The one concession Money Monster makes to the idea that men are anything other than a waste of oxygen is the casting of George Clooney as Lee Gates. Lee Gates is a complete asshole, but George Clooney is simply incapable of playing an irredeemable asshole, because, George Clooney. He’s our generation’s Cary Grant; cast him as a villain if you want, but the audience will just see him as a hero anyhow. He does his best to be a jerk, but he’s just so loveable.
Meanwhile, the brains of the operation is a tag team between Caitriona Balfe and Julia Roberts. Balfe is the apparently tricky but actually upright PR flack for the demon finance company at the heart of the plot, and Roberts is Clooney’s longsuffering producer. Balfe starts out looking like the role director Jodie Foster played in her last bank robbery movie, Inside Man, but where Foster gave us a steely operator who’d never seen a bus she couldn’t throw a friend under, Balfe’s an adorably Irish marshmallow. Yup, Jodie Foster directs a movie where the heavy lifting is being done by a woman. Bechdel tests being passed all over the place. And the world hasn’t come to an end, because these women aren’t busting ghosts. Or box office records.
Mind you, Balfe’s character doesn’t really add up when I think about it. The rot at the heart of her company gets right by her until the very last minute, despite the fact that she’s a) in charge of explaining what it’s doing and b) banging the guy at the heart of the rot. She’s smart, but not when realistically she ought to be smart. And how can the communications chief for a finance company know so comically little about high frequency trading? If you’re feeling mean, it’s because she was b) banging the boss. If you’re feeling a little less mean, it’s because someone has to explain it to the audience, and her character pulled the illogical short straw, even though they had George Clooney playing a guy whose actual job was dumbing that stuff down for the audience.
You know what? This is the kind of stuff which bothers most people after the fact. What matters is whether the movie works in the moment, and Money Monster mostly does. Julia Roberts takes a cliché and makes a plausible enough person out of it, Balfe is charming enough to get us past all those quibbles of mine, and George is, well, George. And there’s lots of solid work being done round the edges by people who could do a lot more if you let them. Jack O’Connell’s gives us a dopey hostage taker who’s just smart enough to know he’s doomed and just dumb enough to do it anyhow. It could have been one bum note, but he’s just the right kind of pathetic. Dominic West and Giancarolo Esposito aren’t given anything like as much to do as they should have been, but it’s good to see them getting work.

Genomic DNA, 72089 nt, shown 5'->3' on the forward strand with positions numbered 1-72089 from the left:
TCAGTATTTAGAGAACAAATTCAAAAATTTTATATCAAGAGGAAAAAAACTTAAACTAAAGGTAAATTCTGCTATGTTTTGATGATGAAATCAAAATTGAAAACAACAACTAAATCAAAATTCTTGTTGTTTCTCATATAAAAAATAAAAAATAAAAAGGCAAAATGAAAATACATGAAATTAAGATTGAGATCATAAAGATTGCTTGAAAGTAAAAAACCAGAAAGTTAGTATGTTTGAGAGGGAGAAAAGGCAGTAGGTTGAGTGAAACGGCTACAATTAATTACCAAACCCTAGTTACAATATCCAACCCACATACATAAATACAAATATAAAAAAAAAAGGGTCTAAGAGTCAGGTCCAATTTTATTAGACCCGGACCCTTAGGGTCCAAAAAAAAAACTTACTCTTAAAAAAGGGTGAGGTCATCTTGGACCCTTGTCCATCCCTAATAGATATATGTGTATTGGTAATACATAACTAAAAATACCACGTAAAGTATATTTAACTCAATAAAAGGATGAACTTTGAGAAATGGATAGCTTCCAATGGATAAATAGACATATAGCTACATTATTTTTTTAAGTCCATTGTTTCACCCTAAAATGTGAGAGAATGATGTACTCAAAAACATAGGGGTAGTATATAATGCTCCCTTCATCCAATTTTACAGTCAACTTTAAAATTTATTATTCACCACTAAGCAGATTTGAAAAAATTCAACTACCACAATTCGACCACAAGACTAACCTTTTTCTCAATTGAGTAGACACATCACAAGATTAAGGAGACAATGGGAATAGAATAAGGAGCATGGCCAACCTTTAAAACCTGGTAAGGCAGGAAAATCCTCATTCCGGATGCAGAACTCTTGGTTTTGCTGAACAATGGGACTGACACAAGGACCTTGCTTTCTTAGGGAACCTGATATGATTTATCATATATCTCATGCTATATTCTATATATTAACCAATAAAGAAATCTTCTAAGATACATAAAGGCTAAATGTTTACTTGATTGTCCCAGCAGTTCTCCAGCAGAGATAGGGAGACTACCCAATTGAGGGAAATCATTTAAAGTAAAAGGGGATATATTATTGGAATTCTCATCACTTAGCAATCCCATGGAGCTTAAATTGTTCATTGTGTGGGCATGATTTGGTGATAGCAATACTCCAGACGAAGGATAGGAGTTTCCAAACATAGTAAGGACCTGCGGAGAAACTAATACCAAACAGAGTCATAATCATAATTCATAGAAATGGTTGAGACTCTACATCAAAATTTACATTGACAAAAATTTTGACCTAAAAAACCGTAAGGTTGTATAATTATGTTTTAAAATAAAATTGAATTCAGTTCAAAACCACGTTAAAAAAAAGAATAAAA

And there are moments of cleverness; at one point George tries to solve the problem by getting everyone to buy the bad company’s worthless stock. Wonderfully, everyone dumps it instead and his whole “we’re all in this together!” speech falls flat on its face. I liked that; I’ve seen movies where that would have worked and we’d all have been expected to cheer good old American knowhow.
But as a critique of capitalism, it’s pretty broken. High Frequency Trading, stock pumping and late stage capitalism are all aspects of a problem that needs a harsh kicking; Money Monster instead blames the wipe-out on shady dealing which even the people in charge can agree is wrong. The CEO embezzled a boat load of money, manipulated a strike in a South African mine to drop the price of the mining company, and then figured that when the stock bounced back up, he could grab the profits and cover up the embezzlement, while making it look like his investment company has the magic touch. That’s just criminal, even under the existing rules. Catching the system doing that in a movie just lets the rest of the system off the hook. It’s about as useful a critique of capitalism as Trading Places, just with suicide belts and gunfire. And yet George and Jodie probably think they were sticking it to the man.
Nah. You’re just playing, where the system will let you play. The status quo rolls on.